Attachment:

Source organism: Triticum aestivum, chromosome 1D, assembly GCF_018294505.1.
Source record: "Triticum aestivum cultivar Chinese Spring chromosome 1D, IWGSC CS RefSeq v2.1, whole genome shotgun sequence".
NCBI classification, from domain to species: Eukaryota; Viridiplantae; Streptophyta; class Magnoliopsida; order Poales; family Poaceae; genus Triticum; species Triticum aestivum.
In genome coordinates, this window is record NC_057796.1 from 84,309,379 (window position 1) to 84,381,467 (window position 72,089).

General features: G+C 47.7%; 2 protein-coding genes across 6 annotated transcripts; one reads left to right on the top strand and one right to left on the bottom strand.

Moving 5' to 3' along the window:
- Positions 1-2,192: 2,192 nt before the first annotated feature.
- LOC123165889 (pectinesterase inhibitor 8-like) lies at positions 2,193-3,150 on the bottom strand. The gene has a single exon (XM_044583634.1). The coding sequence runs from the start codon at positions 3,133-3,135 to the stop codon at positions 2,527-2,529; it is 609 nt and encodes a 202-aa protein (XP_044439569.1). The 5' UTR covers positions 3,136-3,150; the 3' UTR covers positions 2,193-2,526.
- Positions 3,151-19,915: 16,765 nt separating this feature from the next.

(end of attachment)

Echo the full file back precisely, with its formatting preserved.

Source organism: Triticum aestivum, chromosome 1D, assembly GCF_018294505.1.
Source record: "Triticum aestivum cultivar Chinese Spring chromosome 1D, IWGSC CS RefSeq v2.1, whole genome shotgun sequence".
NCBI classification, from domain to species: Eukaryota; Viridiplantae; Streptophyta; class Magnoliopsida; order Poales; family Poaceae; genus Triticum; species Triticum aestivum.
In genome coordinates, this window is record NC_057796.1 from 84,309,379 (window position 1) to 84,381,467 (window position 72,089).

General features: G+C 47.7%; 2 protein-coding genes across 6 annotated transcripts; one reads left to right on the top strand and one right to left on the bottom strand.

Moving 5' to 3' along the window:
- Positions 1-2,192: 2,192 nt before the first annotated feature.
- LOC123165889 (pectinesterase inhibitor 8-like) lies at positions 2,193-3,150 on the bottom strand. The gene has a single exon (XM_044583634.1). The coding sequence runs from the start codon at positions 3,133-3,135 to the stop codon at positions 2,527-2,529; it is 609 nt and encodes a 202-aa protein (XP_044439569.1). The 5' UTR covers positions 3,136-3,150; the 3' UTR covers positions 2,193-2,526.
- Positions 3,151-19,915: 16,765 nt separating this feature from the next.